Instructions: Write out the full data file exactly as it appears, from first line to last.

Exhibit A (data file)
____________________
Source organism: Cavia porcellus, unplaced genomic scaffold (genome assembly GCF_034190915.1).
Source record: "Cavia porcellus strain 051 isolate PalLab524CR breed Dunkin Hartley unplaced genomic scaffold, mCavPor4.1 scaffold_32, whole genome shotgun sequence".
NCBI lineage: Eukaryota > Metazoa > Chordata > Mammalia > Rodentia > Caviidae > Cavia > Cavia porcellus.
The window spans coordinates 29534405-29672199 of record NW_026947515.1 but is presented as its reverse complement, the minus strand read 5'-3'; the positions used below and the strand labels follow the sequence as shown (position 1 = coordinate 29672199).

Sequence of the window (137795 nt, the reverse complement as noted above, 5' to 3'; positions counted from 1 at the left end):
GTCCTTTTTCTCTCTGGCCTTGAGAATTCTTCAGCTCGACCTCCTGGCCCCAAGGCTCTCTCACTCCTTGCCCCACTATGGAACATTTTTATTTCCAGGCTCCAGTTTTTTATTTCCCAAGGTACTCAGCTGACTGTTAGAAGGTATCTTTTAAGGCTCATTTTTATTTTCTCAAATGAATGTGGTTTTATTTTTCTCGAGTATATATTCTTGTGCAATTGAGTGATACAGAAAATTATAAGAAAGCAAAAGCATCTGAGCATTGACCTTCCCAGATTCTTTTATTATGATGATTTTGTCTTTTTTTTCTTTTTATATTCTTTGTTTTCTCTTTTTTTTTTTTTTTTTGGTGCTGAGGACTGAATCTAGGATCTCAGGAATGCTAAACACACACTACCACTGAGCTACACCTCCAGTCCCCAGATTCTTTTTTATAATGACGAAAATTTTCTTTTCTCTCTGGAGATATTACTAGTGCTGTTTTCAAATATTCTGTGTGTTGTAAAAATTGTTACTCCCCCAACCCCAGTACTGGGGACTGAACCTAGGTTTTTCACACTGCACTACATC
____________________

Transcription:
Source organism: Cavia porcellus, unplaced genomic scaffold (genome assembly GCF_034190915.1).
Source record: "Cavia porcellus strain 051 isolate PalLab524CR breed Dunkin Hartley unplaced genomic scaffold, mCavPor4.1 scaffold_32, whole genome shotgun sequence".
NCBI lineage: Eukaryota > Metazoa > Chordata > Mammalia > Rodentia > Caviidae > Cavia > Cavia porcellus.
The window spans coordinates 29534405-29672199 of record NW_026947515.1 but is presented as its reverse complement, the minus strand read 5'-3'; the positions used below and the strand labels follow the sequence as shown (position 1 = coordinate 29672199).

Sequence of the window (137795 nt, the reverse complement as noted above, 5' to 3'; positions counted from 1 at the left end):
GTCCTTTTTCTCTCTGGCCTTGAGAATTCTTCAGCTCGACCTCCTGGCCCCAAGGCTCTCTCACTCCTTGCCCCACTATGGAACATTTTTATTTCCAGGCTCCAGTTTTTTATTTCCCAAGGTACTCAGCTGACTGTTAGAAGGTATCTTTTAAGGCTCATTTTTATTTTCTCAAATGAATGTGGTTTTATTTTTCTCGAGTATATATTCTTGTGCAATTGAGTGATACAGAAAATTATAAGAAAGCAAAAGCATCTGAGCATTGACCTTCCCAGATTCTTTTATTATGATGATTTTGTCTTTTTTTTCTTTTTATATTCTTTGTTTTCTCTTTTTTTTTTTTTTTTTGGTGCTGAGGACTGAATCTAGGATCTCAGGAATGCTAAACACACACTACCACTGAGCTACACCTCCAGTCCCCAGATTCTTTTTTATAATGACGAAAATTTTCTTTTCTCTCTGGAGATATTACTAGTGCTGTTTTCAAATATTCTGTGTGTTGTAAAAATTGTTACTCCCCCAACCCCAGTACTGGGGACTGAACCTAGGTTTTTCACACTGCACTACATC